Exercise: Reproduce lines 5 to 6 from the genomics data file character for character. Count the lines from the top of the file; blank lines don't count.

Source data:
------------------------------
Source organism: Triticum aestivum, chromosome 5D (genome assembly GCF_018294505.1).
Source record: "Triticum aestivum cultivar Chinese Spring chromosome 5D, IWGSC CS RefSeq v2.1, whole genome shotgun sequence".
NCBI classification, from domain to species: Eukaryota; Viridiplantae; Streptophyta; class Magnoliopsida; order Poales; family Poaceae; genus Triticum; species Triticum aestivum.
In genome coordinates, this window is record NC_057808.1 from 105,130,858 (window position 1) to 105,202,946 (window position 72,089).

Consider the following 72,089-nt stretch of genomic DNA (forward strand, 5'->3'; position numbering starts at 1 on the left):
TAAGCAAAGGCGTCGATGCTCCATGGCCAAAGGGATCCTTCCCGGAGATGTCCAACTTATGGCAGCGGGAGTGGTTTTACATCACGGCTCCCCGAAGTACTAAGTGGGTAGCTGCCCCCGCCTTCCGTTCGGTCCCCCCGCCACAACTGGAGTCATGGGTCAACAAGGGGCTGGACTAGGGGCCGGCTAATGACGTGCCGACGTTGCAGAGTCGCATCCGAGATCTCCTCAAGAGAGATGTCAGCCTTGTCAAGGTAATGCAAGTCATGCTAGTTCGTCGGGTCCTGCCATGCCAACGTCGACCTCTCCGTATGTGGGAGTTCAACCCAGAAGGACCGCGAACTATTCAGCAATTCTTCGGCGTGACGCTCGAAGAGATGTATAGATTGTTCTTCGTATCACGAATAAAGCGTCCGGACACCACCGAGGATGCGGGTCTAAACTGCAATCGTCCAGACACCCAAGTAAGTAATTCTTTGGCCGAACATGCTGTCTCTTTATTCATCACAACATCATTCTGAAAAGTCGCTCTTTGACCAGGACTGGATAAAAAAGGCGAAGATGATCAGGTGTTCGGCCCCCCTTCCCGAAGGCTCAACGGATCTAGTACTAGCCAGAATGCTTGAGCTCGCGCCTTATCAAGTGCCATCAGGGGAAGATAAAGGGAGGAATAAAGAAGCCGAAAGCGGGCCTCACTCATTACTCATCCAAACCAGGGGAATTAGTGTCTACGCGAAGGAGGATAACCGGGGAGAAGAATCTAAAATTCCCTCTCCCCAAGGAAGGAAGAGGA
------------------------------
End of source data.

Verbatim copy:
Consider the following 72,089-nt stretch of genomic DNA (forward strand, 5'->3'; position numbering starts at 1 on the left):
TAAGCAAAGGCGTCGATGCTCCATGGCCAAAGGGATCCTTCCCGGAGATGTCCAACTTATGGCAGCGGGAGTGGTTTTACATCACGGCTCCCCGAAGTACTAAGTGGGTAGCTGCCCCCGCCTTCCGTTCGGTCCCCCCGCCACAACTGGAGTCATGGGTCAACAAGGGGCTGGACTAGGGGCCGGCTAATGACGTGCCGACGTTGCAGAGTCGCATCCGAGATCTCCTCAAGAGAGATGTCAGCCTTGTCAAGGTAATGCAAGTCATGCTAGTTCGTCGGGTCCTGCCATGCCAACGTCGACCTCTCCGTATGTGGGAGTTCAACCCAGAAGGACCGCGAACTATTCAGCAATTCTTCGGCGTGACGCTCGAAGAGATGTATAGATTGTTCTTCGTATCACGAATAAAGCGTCCGGACACCACCGAGGATGCGGGTCTAAACTGCAATCGTCCAGACACCCAAGTAAGTAATTCTTTGGCCGAACATGCTGTCTCTTTATTCATCACAACATCATTCTGAAAAGTCGCTCTTTGACCAGGACTGGATAAAAAAGGCGAAGATGATCAGGTGTTCGGCCCCCCTTCCCGAAGGCTCAACGGATCTAGTACTAGCCAGAATGCTTGAGCTCGCGCCTTATCAAGTGCCATCAGGGGAAGATAAAGGGAGGAATAAAGAAGCCGAAAGCGGGCCTCACTCATTACTCATCCAAACCAGGGGAATTAGTGTCTACGCGAAGGAGGATAACCGGGGAGAAGAATCTAAAATTCCCTCTCCCCAAGGAAGGAAGAGGA